Where does Loudoun stand?
When the Board of Supervisors voted 5-4 in 2012 to remain in Metro's Silver Line plans, they agreed to fund a proportionate share of construction of the Silver Line, build at least three parking garages at the two Silver Line Stations and fund the annual operating and capital costs as members of the WMATA compact.
Loudoun’s funding commitment for construction of the Silver Line extension was set at 4.8 percent, or $274 million, both the overall project. At the time, the construction costs had been set to come out of the federal TIFIA loan program through the U.S. Department of Transportation; non-TIFIA debt; and the newly established Metrorail tax district around the forthcoming stations in Ashburn.
To date, the county says it has used $83 million from its TIFIA loan to pay for construction costs, which it will start paying interest on in fiscal 2019 and principal payments in fiscal 2023.
In 2014, the Board of Supervisors approved a capital improvement program budget that included $130 million in revenue bonds for building the parking garages at the Silver Line stops.
To pay for Metro’s annual operating expenses the county will pull from several sources: the Metrorail service tax district, otherwise known as the Silver Line small area; local gas tax revenues; and, if revenues are not sufficient to cover costs, from the general fund or “another funding source.”
First-term Supervisor Ron Meyer (R), the current Broad Run supervisor, thinks the previous board negotiated a “bad deal” in bringing Silver Line into the county.
Meyer, who has voiced general support for Metro's extension into Loudoun, worries it will be difficult for the county to afford the “burgeoning costs” of Metro “without doing something more than what we have in place.”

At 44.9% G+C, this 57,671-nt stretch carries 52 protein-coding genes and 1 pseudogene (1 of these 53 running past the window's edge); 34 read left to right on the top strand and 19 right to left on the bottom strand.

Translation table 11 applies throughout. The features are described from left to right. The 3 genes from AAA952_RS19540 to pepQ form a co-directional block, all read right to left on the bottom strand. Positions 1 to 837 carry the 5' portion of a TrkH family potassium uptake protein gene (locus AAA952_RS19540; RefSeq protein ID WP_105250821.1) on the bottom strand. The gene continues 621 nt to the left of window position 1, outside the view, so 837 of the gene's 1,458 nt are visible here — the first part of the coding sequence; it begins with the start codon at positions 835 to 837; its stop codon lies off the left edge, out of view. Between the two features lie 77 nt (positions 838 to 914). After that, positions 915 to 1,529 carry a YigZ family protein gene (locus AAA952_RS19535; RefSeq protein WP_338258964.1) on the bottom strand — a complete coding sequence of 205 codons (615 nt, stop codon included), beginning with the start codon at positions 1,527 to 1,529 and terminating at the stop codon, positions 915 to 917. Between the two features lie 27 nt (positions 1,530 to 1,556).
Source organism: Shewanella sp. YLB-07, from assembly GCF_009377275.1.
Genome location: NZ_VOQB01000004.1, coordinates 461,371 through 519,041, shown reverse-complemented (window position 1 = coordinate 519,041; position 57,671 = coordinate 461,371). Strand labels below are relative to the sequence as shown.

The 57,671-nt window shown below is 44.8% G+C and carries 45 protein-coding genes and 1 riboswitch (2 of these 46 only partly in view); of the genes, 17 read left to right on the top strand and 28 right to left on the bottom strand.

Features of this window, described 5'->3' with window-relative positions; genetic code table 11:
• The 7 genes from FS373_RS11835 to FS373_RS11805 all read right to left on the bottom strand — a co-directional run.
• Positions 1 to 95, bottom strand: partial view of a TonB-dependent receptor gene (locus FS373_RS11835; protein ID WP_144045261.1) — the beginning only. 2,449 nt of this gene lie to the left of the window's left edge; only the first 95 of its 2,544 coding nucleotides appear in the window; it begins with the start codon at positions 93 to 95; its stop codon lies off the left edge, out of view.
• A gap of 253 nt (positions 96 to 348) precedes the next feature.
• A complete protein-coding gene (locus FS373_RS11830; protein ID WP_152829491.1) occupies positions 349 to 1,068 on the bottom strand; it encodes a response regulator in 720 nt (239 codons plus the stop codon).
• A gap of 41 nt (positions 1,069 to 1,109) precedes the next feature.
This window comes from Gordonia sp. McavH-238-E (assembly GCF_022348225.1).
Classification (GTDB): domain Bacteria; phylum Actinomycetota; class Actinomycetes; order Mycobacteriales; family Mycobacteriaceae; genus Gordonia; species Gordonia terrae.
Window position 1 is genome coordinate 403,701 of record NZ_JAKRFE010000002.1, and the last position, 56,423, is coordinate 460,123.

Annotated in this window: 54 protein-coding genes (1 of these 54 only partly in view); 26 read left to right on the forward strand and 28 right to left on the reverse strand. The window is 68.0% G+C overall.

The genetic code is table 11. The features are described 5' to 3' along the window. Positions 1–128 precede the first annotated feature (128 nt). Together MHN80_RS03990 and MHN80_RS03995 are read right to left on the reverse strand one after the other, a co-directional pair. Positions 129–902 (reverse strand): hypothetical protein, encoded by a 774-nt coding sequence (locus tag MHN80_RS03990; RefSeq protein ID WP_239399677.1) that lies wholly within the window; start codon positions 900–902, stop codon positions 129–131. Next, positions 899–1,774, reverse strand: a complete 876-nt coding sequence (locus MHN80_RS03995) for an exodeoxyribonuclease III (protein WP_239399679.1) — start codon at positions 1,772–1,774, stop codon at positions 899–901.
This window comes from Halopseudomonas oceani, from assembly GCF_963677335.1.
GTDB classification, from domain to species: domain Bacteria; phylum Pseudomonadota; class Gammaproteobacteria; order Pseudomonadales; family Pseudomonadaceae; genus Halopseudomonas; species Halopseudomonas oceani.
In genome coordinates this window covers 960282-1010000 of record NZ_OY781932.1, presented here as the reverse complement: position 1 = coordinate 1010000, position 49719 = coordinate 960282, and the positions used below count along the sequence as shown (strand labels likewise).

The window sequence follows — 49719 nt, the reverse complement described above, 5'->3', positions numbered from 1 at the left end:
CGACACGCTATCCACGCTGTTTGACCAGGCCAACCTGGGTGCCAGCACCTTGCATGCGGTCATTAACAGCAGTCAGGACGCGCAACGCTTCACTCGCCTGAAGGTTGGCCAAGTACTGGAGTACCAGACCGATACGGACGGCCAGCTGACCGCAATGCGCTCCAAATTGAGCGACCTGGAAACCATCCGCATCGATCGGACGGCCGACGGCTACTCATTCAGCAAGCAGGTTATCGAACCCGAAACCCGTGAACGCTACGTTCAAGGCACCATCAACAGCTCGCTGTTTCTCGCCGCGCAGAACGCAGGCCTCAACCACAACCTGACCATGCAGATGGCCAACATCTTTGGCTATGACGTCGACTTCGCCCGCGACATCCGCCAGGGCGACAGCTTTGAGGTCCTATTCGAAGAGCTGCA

“My goal would be not to raise taxes on anyone period, but obviously it might not be achievable because of this deal that was signed onto before I joined the board,” Meyer said. “And so we’re going to have to use the smartest means possible to do that.”
Ken Reid, now a Leesburg town councilman, was serving on the Board of Supervisors in 2012 and cast the tie-breaking vote to bring Metro to Loudoun. He said he doesn't regret his decision.
“I voted to bring Metro into this county under the guise that it would be paid for by that tax district,” Reid said. “Everything – both the operating and the capital costs of Metro. And if the politicians in this state can’t get their act together to force Metro to operate more effectively and change the compact, then that’s a real problem.”
Dedicated funding source
During Randall’s declaration about the concerning figures, she said Metro needs “dedicated sources of funding” from the federal government and the General Assembly.
When asked if such a dedicated funding source would be possible, Congresswoman Barbara Comstock (R), a member of the House Transportation Committee, told the Times-Mirror Metro’s “increasing costs, poor service, and safety record are unsustainable.”
She noted that it has become clear that “major structural reforms are needed,”which will require “fundamental changes” to Metro’s compact.
The congresswoman said she would continue to work toward getting Metro “back on track,” but did not say whether a dedicated source of funding would be possible.